(Jamaica Gleaner) – The death of a 13th Jamaican from COVID-19 and a surge of 59 new infections in the last 48 hours could push government authorities to crack down harder on movement and specific industries to curb the virus’ rapid spread after a lull in June.
The latest deceased is an 88-year-old woman from Clarendon, the epicentre of a spike that has triggered a 14-day quarantine in the community of Sandy Bay. She died on August 4.
Friday’s tally of 29 new samples brings the total number of confirmed cases in the island to 987.
One hundred and seventy-seven of those cases are active.
Of the new infections, nine are females and 20 are males, the youngest carrier being 15 years old.
Twelve of the cases are from St James and have been linked to a flight from the Dominican Republic.
Meanwhile, Tracy-Ann Yungsang of Church Corner is now facing a familiar foe that so many Jamaicans and communities have confronted since the onset of COVID-19 here: stigma.
That’s her reality after soldiers swooped down on Church Corner, Bamboo River and areas of Summit as the sun set on Independence Day, Thursday.
Many Jamaicans who have tested positive for the novel coronavirus have faced threats and xenophobia from others fearful of contracting the highly contagious disease.
“Yes, we are in quarantine for 14 days but is not everybody in the community have the virus. I don’t like the stigma,” said Yungsang.
“People keep saying that a di whole of Church Corner have this and I don’t like that. They make it seem as if we are an unruly community and we don’t care about our elders.”
Yungsang, who lives with her elderly mother, said that she is only aware of one child in Church Corner who has tested positive.
Her mother, 71-year-old Desna Chevannes, also shared that contracting the virus was not among her chief fears.
Pointing to the heavens, she said, “See who me fraid a deh! Mi trust in the Lord thy God. Mi nuh fraid a nothing more. A two times me test since this start and me nuh have it.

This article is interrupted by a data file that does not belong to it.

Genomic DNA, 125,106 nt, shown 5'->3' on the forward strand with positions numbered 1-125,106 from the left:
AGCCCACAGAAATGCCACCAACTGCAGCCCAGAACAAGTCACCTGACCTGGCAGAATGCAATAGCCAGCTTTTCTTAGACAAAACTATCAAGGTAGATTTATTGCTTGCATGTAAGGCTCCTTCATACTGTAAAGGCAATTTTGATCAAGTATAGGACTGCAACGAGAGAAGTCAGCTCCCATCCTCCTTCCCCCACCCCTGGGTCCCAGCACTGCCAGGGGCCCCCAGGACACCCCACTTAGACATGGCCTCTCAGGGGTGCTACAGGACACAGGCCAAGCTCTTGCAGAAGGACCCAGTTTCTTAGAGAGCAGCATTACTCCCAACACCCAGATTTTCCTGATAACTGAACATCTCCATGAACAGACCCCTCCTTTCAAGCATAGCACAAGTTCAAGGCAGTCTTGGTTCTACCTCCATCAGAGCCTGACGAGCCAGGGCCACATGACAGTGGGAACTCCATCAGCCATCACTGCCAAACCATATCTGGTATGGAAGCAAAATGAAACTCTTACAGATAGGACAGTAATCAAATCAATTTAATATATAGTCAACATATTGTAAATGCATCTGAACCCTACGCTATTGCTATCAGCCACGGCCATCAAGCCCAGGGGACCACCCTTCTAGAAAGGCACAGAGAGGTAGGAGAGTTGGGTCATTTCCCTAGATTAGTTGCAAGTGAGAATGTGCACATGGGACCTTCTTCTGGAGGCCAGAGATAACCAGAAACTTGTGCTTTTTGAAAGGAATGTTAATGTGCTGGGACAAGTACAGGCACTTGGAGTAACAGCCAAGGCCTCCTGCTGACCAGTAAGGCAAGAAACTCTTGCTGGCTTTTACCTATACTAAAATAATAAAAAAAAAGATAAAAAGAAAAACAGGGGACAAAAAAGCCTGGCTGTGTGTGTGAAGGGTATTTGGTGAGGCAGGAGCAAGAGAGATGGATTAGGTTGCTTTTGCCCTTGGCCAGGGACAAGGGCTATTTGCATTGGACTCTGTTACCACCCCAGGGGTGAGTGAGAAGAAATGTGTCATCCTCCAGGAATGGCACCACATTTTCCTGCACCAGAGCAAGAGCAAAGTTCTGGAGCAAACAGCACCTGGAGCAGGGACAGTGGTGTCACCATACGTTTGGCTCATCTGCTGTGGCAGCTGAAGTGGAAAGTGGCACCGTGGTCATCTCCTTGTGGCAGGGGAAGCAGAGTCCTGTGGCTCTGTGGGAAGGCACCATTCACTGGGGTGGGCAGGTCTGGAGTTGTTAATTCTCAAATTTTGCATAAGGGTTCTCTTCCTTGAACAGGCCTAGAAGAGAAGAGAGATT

Chevannes lauded Prime Minister Andrew Holness and the health ministry for what she described as “good work” and the speed with which the community lockdown was executed.
Jamaican health authorities are fearful that the increasing ambivalence towards compliance with COVID-19 health protocols could put the country on a collision course with the disease.
31 cases in a week
During a visit of the impacted areas on Friday, Health and Wellness Minister Dr Christopher Tufton revealed that a total of 31 COVID- 19 cases have been confirmed in St Thomas within a seven-day period.
Describing the recent developments as a concern, Tufton sought to assure Jamaicans that the parish would be treated with priority testing and a quick turnaround of results.
Noting that none of the 31 confirmed carriers was critically ill, Tufton said that four of the patients have co-morbidities that made them vulnerable.
“Of the 31 since Friday, we have 11 at the hospital, four at a facility in Kingston and a number of persons in home isolations, homes that have been assessed. Provisions are also being made at a small hotel in the parish to house other isolated cases,” the health minister said.
Citing concerns over acute shortages of food and medical supplies after the imposition of quarantines in other communities in the past, St Thomas Eastern Member of Parliament Dr Fenton Ferguson pleaded for officials of the health and social security ministries to work in tandem to quickly supply the needs of his constituents.
Concerns were also raised about the shopping arrangements being put in place for approximately 1,000 affected residents.